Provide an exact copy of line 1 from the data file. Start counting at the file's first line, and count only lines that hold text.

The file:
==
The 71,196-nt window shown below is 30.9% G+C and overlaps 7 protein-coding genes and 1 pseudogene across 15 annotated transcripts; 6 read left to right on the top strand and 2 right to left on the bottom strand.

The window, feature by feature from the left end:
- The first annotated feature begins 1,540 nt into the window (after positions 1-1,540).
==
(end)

The 71,196-nt window shown below is 30.9% G+C and overlaps 7 protein-coding genes and 1 pseudogene across 15 annotated transcripts; 6 read left to right on the top strand and 2 right to left on the bottom strand.